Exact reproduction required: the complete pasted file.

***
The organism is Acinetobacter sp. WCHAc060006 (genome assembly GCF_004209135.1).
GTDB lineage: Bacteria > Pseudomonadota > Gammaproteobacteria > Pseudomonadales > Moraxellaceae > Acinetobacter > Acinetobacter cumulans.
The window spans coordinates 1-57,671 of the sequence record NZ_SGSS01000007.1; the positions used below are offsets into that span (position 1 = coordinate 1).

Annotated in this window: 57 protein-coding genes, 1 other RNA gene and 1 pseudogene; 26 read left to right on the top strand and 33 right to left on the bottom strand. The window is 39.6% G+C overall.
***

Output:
The organism is Acinetobacter sp. WCHAc060006 (genome assembly GCF_004209135.1).
GTDB lineage: Bacteria > Pseudomonadota > Gammaproteobacteria > Pseudomonadales > Moraxellaceae > Acinetobacter > Acinetobacter cumulans.
The window spans coordinates 1-57,671 of the sequence record NZ_SGSS01000007.1; the positions used below are offsets into that span (position 1 = coordinate 1).

Annotated in this window: 57 protein-coding genes, 1 other RNA gene and 1 pseudogene; 26 read left to right on the top strand and 33 right to left on the bottom strand. The window is 39.6% G+C overall.